SOUTH BEND, Ind., — Amid record high inflation rates, local food banks and charities are seeing a higher need this holiday season and the increased costs are also making it harder for them to get those essential items for folks in the community.
“It’s something I don’t have to go out of my way to pay for, turkeys are so high,” said Antonio Patterson.
Patterson is one of hundreds of community members who received a free turkey Monday from the Food Bank of Northern Indiana.
He said without the distribution, he wouldn’t have been able to afford a turkey this Thanksgiving.
“The cost of what it’s costing in grocery stores is very high. I heard about this, so I came out and I’ve been out here since 10:30 but it’s worth it,” said Patterson.
Several organizations who held Thanksgiving meal distributions said rising prices of everyday expenses are driving the need for assistance up across the board.
“People’s needs are higher this year than they were last year. They were seniors, they were of middle age, they were people of color, they were people of non-color. There was everybody. Everybody is affected by the economy,” said Reverend Sylvester Williams Jr. who organized WUBS Radio Station’s Thanksgiving Food Giveaway on Monday.
“It costs a lot more to live every month and people who are struggling they usually give up food first so that they can pay those other necessities,” added Marijo Martinec, the Executive Director & CEO of the Food Bank of Northern Indiana.
Martinec told ABC57 inflation has not only increased the number of families they’ve served last year to this year by nearly 40%, but it’s also impacted their operations and other organizations in the area.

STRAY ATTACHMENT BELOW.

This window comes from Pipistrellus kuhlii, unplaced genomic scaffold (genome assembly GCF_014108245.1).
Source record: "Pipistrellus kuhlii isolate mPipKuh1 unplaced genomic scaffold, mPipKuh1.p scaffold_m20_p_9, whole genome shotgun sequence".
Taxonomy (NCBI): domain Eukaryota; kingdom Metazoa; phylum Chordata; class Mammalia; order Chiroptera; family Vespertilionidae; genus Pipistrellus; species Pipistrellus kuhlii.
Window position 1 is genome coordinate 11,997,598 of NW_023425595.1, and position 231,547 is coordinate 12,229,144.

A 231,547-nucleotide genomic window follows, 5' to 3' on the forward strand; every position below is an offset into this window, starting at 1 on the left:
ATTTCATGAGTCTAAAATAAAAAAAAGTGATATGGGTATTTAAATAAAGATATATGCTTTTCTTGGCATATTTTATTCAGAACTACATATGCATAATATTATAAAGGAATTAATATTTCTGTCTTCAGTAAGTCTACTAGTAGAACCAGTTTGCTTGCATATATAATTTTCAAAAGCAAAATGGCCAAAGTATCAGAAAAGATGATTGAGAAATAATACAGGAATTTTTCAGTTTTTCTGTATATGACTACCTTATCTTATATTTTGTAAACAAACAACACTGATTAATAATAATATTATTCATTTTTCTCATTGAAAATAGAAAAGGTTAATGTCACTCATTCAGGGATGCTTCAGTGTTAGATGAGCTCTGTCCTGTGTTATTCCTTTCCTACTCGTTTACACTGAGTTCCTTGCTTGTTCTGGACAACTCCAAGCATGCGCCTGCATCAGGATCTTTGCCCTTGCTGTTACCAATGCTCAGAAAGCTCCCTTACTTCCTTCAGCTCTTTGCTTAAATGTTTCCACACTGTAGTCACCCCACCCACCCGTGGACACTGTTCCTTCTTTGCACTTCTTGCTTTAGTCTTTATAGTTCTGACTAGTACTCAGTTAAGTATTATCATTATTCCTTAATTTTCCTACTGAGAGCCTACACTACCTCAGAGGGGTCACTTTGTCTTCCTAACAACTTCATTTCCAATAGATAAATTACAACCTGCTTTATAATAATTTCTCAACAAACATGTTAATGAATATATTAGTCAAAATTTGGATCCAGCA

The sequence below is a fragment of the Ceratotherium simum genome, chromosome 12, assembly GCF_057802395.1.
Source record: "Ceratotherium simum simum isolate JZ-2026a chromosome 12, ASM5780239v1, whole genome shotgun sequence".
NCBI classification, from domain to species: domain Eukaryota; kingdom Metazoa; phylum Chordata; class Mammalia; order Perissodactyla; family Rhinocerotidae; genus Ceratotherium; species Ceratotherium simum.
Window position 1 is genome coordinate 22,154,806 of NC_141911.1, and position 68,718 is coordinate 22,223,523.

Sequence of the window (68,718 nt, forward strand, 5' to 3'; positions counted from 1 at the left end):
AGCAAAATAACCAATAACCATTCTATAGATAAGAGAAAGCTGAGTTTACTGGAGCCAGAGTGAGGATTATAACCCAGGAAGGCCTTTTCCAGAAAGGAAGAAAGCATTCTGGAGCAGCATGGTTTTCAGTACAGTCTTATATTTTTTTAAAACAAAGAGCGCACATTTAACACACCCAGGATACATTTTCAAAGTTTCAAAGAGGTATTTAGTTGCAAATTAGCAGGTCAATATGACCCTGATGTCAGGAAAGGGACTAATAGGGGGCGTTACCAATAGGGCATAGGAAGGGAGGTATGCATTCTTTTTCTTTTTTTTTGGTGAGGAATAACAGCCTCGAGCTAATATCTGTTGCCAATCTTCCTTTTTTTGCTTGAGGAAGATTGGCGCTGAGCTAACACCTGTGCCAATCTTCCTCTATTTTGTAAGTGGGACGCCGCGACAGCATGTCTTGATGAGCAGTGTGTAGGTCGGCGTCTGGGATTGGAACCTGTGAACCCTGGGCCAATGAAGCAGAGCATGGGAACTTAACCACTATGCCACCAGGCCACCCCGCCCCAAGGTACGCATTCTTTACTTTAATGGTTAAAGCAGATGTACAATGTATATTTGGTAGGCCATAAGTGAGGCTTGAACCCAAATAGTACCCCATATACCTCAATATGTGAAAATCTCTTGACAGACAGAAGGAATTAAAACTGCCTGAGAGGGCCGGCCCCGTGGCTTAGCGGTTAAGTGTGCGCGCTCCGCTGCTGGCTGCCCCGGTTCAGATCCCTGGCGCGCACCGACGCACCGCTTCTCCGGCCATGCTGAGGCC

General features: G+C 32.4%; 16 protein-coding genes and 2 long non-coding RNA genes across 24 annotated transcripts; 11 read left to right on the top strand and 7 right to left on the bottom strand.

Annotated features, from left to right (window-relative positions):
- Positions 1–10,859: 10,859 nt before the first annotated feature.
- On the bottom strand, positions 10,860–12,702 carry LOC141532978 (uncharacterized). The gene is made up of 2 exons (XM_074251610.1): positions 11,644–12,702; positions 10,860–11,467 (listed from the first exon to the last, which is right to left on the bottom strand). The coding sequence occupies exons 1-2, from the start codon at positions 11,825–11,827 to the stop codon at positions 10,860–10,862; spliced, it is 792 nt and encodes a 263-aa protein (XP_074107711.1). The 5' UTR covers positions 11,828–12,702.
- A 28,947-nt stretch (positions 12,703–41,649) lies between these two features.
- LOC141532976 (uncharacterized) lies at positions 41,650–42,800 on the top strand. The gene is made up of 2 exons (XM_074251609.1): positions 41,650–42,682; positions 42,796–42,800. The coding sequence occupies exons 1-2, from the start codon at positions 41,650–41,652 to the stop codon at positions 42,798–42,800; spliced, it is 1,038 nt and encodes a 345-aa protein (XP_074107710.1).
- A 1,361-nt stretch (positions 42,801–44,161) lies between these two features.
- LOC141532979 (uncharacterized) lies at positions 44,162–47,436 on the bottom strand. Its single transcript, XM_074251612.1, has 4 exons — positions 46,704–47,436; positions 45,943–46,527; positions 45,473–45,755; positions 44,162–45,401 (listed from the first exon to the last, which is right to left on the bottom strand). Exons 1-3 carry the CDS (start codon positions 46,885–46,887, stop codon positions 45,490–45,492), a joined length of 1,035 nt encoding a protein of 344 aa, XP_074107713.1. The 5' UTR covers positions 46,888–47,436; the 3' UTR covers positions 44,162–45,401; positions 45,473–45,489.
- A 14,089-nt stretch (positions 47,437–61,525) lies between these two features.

“There are not as many distributions this year because the cost of turkey has gone up about 73%. We’ve seen a decrease in donations, food donations over this past year. So, we’re purchasing more food,” she explained. “Fuel costs have gone up, the cost to purchase food has gone up, so it’s just been a really challenging year.”
Amid those challenges, Martinec said they’ve had to lean on the community to meet the demand and continue providing free meals to families in need, especially for the holidays.
“Every time we put a call out that we need help, I mean we live in a very generous community and people respond,” said Martinec. “Thanksgiving in particular is about food and gathering with people you love. “So, we want everybody to feel like everybody else on Thanksgiving.”
“Very grateful very grateful…getting a turkey to hopefully have me a nice thanksgiving meal,” added Patterson.
Monday’s distributions across St. Joseph County alone served more than 1,000 local families ahead of Thanksgiving.
If you need a little help or want to donate this holiday season there are still distributions happening this week.
More information about them can be found here.